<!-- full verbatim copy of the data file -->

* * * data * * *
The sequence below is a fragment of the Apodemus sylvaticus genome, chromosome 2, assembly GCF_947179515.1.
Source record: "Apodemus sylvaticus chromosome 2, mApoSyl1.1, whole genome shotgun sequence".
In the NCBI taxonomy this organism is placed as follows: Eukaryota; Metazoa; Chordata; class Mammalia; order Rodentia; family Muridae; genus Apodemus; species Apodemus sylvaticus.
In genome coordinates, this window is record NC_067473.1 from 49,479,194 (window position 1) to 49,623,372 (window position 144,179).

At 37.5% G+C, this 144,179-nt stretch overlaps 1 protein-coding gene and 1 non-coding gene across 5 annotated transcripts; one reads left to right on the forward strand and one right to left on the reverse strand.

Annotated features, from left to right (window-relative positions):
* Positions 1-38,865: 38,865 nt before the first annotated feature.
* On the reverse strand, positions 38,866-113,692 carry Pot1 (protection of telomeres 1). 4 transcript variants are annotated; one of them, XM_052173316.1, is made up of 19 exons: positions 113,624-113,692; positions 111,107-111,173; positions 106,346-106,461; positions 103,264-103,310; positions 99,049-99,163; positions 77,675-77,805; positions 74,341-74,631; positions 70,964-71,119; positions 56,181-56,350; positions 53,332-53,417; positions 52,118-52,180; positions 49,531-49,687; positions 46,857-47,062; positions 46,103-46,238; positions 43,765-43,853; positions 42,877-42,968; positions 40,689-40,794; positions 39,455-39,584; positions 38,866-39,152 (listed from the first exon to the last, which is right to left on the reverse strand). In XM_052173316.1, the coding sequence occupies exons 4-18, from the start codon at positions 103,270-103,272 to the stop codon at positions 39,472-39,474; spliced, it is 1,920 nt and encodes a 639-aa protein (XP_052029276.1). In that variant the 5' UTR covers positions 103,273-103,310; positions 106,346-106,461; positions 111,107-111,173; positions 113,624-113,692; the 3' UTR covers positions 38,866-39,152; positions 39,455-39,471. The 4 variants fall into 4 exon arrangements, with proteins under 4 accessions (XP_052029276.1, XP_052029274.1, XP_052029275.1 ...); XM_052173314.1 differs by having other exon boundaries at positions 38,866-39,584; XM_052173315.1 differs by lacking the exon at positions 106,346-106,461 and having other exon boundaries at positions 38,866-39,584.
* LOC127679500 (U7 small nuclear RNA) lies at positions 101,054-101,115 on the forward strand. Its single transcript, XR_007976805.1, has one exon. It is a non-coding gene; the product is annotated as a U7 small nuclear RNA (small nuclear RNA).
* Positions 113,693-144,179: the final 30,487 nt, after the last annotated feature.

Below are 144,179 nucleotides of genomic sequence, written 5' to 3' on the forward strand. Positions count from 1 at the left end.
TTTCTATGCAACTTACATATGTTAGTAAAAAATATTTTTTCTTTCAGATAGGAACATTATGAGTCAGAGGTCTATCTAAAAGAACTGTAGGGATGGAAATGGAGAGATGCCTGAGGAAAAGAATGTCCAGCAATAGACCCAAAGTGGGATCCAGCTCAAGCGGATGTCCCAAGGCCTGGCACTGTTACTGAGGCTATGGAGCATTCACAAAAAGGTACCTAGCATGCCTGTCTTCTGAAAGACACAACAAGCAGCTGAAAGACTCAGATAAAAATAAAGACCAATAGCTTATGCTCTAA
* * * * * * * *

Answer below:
The sequence below is a fragment of the Apodemus sylvaticus genome, chromosome 2, assembly GCF_947179515.1.
Source record: "Apodemus sylvaticus chromosome 2, mApoSyl1.1, whole genome shotgun sequence".
In the NCBI taxonomy this organism is placed as follows: Eukaryota; Metazoa; Chordata; class Mammalia; order Rodentia; family Muridae; genus Apodemus; species Apodemus sylvaticus.
In genome coordinates, this window is record NC_067473.1 from 49,479,194 (window position 1) to 49,623,372 (window position 144,179).

At 37.5% G+C, this 144,179-nt stretch overlaps 1 protein-coding gene and 1 non-coding gene across 5 annotated transcripts; one reads left to right on the forward strand and one right to left on the reverse strand.

Annotated features, from left to right (window-relative positions):
* Positions 1-38,865: 38,865 nt before the first annotated feature.
* On the reverse strand, positions 38,866-113,692 carry Pot1 (protection of telomeres 1). 4 transcript variants are annotated; one of them, XM_052173316.1, is made up of 19 exons: positions 113,624-113,692; positions 111,107-111,173; positions 106,346-106,461; positions 103,264-103,310; positions 99,049-99,163; positions 77,675-77,805; positions 74,341-74,631; positions 70,964-71,119; positions 56,181-56,350; positions 53,332-53,417; positions 52,118-52,180; positions 49,531-49,687; positions 46,857-47,062; positions 46,103-46,238; positions 43,765-43,853; positions 42,877-42,968; positions 40,689-40,794; positions 39,455-39,584; positions 38,866-39,152 (listed from the first exon to the last, which is right to left on the reverse strand). In XM_052173316.1, the coding sequence occupies exons 4-18, from the start codon at positions 103,270-103,272 to the stop codon at positions 39,472-39,474; spliced, it is 1,920 nt and encodes a 639-aa protein (XP_052029276.1). In that variant the 5' UTR covers positions 103,273-103,310; positions 106,346-106,461; positions 111,107-111,173; positions 113,624-113,692; the 3' UTR covers positions 38,866-39,152; positions 39,455-39,471. The 4 variants fall into 4 exon arrangements, with proteins under 4 accessions (XP_052029276.1, XP_052029274.1, XP_052029275.1 ...); XM_052173314.1 differs by having other exon boundaries at positions 38,866-39,584; XM_052173315.1 differs by lacking the exon at positions 106,346-106,461 and having other exon boundaries at positions 38,866-39,584.
* LOC127679500 (U7 small nuclear RNA) lies at positions 101,054-101,115 on the forward strand. Its single transcript, XR_007976805.1, has one exon. It is a non-coding gene; the product is annotated as a U7 small nuclear RNA (small nuclear RNA).
* Positions 113,693-144,179: the final 30,487 nt, after the last annotated feature.

Below are 144,179 nucleotides of genomic sequence, written 5' to 3' on the forward strand. Positions count from 1 at the left end.
TTTCTATGCAACTTACATATGTTAGTAAAAAATATTTTTTCTTTCAGATAGGAACATTATGAGTCAGAGGTCTATCTAAAAGAACTGTAGGGATGGAAATGGAGAGATGCCTGAGGAAAAGAATGTCCAGCAATAGACCCAAAGTGGGATCCAGCTCAAGCGGATGTCCCAAGGCCTGGCACTGTTACTGAGGCTATGGAGCATTCACAAAAAGGTACCTAGCATGCCTGTCTTCTGAAAGACACAACAAGCAGCTGAAAGACTCAGATAAAAATAAAGACCAATAGCTTATGCTCTAA